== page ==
This excellent brass image, unique in lustre as cast of gold mixed with copper, divine aura, precise details, elegance, technical perfection, and strangely anatomical balance – something rarely achievable in Ganapati iconography, represents Lord Ganesha in his manifestation as Vijay Ganapati. Vijay Ganapati is one of his thirty-two forms enumerated in early texts, the Maudgalya Purana being the main and the earliest. The image is the reminiscent of early tradition of Indian bronzes that Chola dynasty in South, and Pala, in east, had led to its apex. The victorious lord Vijay Ganapati bestows success in whatever his devotees undertake or seek to accomplish. Innovative and in deviation from set iconographic norms, the image of Lord Ganesha has been rendered with some of the features different from what are prescribed in the Ganesha’s iconographic tradition. He has been represented as seated on a peacock, though peacock is not his regular mount. As prescribed, Vijay Ganapati has mouse, his regular mount, to ride or to seat on. Here mouse seems to have been relieved for a recess. Similarly, in his normal left hand Vijay Ganapati carries a mango which here in this form has been alternated by a large ‘laddu’, the sweet he as much loved.
The artist has made a slight change also in his sitting posture. With his left leg straightened horizontally along the bird’s back Vijay Ganapati is represented as seated in ‘lalitasana’. Here, though his right leg is laid down as in ‘lalitasana’, he has his left leg partially lifted as in ‘utkut akasana’. Instead of carefree posture of ease as ‘lalitasana’ is, this form of Ganesha, that as Vijay Ganapati assures his devotees’ obstruction-free journey to a goal, has been conceived as in readiness to rush to contain an impending obstacle or attend a devotee’s crisis. Though conceived to strengthen the statue’s sustainability, the artist has added under the belly of the bird a beautifully fluted and coiled element that with pillar-like posted leg of the bird looks like a mythical lion with elaborate mane and whiskers. Though the peacock has alternated Ganesha’s regular mount, for containing its discontentment the mouse has also been attributed its due place along the bird as also a big ‘laddu’ for engaging it in eating. Stationed under the bird’s forepart the mouse, Ganesha’s regular mount, is busy in finishing the ‘laddu’ it has in its hands.
Though not red, as is the body-colour of the deity in his manifestation as Vijay Ganapati, the hue that the blend of gold and copper produces, similar to what this image has, is quite close to the complexion of Vijay Ganapati. The four-armed anatomy is the prescribed image form of Vijay Ganapati. In his upper hands Vijay Ganapati carries elephant goad and noose, and in the normal right, his broken tusk. In some innovations he holds his normal right hand in ‘abhay’. In this image besides holding this hand in ‘abhay’ he is also carrying in it his broken tusk, and also the lotus, though as its Tantrik symbol. In the normal left hand he is carrying a sweet ‘laddu’ alternating the delicious mango of his prescribed form. Thus in broad features the image has been rendered in exact adherence to the classical norms prescribed for the Vijay Ganapati form. Whatever the deviation, these could be also be just technical. If the mango had a role in what Ganesha accomplished as Vijay Ganapati, a seasonal fruit, it could not be its instrument for all times. A petty creature, the mouse could hardly hold the deity’s huge bulk and could not carry him into the sky. The peacock was, hence, a more appropriate mount for Vijay Ganapati.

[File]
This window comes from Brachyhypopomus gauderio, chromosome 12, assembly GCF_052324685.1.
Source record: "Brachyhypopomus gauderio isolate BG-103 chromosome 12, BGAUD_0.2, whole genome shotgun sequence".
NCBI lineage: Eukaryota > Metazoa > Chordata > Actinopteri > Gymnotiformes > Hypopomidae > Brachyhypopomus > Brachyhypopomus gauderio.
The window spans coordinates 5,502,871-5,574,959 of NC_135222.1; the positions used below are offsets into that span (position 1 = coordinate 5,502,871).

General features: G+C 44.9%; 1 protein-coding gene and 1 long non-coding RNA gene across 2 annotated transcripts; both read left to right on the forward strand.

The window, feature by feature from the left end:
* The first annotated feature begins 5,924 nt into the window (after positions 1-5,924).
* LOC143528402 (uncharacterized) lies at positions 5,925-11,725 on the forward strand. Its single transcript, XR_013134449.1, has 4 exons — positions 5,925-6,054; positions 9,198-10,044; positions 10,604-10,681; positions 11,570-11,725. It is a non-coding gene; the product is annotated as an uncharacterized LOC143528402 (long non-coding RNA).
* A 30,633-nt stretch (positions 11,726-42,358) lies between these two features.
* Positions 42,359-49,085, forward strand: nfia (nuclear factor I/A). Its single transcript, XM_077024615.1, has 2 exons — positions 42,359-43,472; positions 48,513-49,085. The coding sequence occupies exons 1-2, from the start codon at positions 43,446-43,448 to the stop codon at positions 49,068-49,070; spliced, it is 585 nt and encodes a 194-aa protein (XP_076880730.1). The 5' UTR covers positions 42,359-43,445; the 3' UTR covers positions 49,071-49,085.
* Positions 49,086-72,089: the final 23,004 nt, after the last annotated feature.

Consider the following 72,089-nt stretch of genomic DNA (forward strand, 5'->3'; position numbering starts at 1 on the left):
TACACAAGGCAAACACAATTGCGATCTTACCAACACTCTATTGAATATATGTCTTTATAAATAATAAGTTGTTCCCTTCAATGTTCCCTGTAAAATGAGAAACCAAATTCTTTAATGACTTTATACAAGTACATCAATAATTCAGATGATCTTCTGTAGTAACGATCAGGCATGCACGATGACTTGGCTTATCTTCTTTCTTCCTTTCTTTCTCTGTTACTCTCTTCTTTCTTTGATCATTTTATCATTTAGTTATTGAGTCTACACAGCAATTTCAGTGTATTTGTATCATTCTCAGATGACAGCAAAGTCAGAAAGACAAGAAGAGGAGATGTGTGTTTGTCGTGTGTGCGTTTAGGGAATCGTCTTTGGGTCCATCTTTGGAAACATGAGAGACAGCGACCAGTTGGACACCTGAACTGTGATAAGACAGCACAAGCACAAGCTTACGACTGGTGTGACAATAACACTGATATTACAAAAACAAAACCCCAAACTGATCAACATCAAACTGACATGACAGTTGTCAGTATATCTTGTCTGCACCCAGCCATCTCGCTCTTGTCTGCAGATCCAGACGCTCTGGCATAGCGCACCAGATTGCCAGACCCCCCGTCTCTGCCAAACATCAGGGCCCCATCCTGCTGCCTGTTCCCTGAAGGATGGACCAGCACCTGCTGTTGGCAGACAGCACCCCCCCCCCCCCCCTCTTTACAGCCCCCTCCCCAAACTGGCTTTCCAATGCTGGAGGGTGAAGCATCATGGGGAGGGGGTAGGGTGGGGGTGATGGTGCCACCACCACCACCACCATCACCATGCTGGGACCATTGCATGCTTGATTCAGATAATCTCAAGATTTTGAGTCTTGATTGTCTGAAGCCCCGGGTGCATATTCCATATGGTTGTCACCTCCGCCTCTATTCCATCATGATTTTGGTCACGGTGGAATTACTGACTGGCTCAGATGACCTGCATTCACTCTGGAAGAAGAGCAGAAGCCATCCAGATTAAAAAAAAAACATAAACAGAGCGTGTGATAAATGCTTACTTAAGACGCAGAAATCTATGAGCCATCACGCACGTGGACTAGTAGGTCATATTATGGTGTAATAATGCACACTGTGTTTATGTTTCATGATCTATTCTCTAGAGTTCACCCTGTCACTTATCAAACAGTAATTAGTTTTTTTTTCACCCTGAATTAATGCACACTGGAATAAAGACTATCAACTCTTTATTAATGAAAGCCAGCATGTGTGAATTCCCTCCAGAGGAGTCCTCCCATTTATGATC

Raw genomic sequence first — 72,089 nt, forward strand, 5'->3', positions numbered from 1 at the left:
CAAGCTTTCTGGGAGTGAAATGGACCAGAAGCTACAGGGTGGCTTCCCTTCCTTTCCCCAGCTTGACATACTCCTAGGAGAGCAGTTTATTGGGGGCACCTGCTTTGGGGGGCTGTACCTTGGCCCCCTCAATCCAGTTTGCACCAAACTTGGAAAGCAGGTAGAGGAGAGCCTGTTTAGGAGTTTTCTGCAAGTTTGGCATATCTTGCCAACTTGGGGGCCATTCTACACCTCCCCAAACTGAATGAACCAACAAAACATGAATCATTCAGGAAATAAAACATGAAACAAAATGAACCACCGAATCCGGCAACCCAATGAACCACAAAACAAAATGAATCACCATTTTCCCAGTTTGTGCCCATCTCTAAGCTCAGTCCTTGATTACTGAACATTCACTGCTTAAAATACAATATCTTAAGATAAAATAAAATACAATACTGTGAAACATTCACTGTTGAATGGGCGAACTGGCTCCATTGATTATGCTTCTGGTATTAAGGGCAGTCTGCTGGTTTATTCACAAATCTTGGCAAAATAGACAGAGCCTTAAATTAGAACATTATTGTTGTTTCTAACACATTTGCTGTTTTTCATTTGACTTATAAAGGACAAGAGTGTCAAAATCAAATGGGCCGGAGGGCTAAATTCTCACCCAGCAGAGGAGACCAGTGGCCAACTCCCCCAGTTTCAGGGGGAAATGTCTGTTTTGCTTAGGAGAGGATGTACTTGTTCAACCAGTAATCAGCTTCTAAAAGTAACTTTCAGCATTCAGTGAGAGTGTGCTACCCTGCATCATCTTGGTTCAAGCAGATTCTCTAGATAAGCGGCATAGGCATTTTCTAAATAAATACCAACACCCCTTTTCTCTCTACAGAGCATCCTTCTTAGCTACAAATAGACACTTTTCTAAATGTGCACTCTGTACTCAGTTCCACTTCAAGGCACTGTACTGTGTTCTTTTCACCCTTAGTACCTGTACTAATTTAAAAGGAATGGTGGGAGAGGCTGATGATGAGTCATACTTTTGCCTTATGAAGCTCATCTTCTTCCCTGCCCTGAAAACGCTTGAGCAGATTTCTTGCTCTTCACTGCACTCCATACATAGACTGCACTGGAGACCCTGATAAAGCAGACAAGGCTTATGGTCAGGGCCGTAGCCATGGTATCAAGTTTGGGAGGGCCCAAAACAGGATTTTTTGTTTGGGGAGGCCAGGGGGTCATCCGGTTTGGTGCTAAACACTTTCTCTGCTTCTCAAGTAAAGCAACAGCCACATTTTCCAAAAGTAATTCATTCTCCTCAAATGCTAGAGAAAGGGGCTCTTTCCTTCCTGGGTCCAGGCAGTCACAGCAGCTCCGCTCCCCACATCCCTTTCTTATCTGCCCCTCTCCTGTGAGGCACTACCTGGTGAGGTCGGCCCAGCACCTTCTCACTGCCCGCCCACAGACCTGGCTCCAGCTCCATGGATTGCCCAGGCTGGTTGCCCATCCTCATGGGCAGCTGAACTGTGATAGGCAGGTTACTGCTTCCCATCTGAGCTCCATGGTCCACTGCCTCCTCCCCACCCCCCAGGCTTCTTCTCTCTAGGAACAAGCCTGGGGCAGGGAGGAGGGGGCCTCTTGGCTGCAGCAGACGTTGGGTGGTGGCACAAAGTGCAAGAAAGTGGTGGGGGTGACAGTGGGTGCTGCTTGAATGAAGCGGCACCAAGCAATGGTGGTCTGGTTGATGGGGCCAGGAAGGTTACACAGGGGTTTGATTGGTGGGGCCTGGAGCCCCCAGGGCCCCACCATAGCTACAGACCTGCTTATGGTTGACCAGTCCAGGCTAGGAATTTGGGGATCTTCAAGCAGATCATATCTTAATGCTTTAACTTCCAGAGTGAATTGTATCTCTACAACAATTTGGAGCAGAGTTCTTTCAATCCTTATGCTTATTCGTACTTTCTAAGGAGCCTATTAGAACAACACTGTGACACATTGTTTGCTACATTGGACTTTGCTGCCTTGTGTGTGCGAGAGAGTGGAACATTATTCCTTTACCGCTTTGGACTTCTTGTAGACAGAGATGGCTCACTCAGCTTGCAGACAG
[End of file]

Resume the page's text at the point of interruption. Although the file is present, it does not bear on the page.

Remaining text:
Not his regular vehicle peacock had since Indus days great spiritual significance. It was considered to transport to heaven the soul of the dead. Many a funerary Indus pottery has painted on it the images of peacock bearing the figure of man in its abdomen. Shiva was a pre-Vedic divinity adopted in Vedic cult. A member of Shiva family Ganesha also emerges out of the popular tradition not confining to the land of Vedas. A god of auspiciousness Ganesha and peacock had alike roles and in popular tradition the two were associated with each other. Maybe, not encouraged by scriptures the tradition extinguished though could have continued to lurk in some recesses of public memory and, as in this image, sometimes finding expression. Maybe, for giving wider perspective to his image the artist opted 'Mayura' as Vijay Ganapati’s vehicle instead of mouse, though he did not completely do away with mouse and had its icon also as part of the image.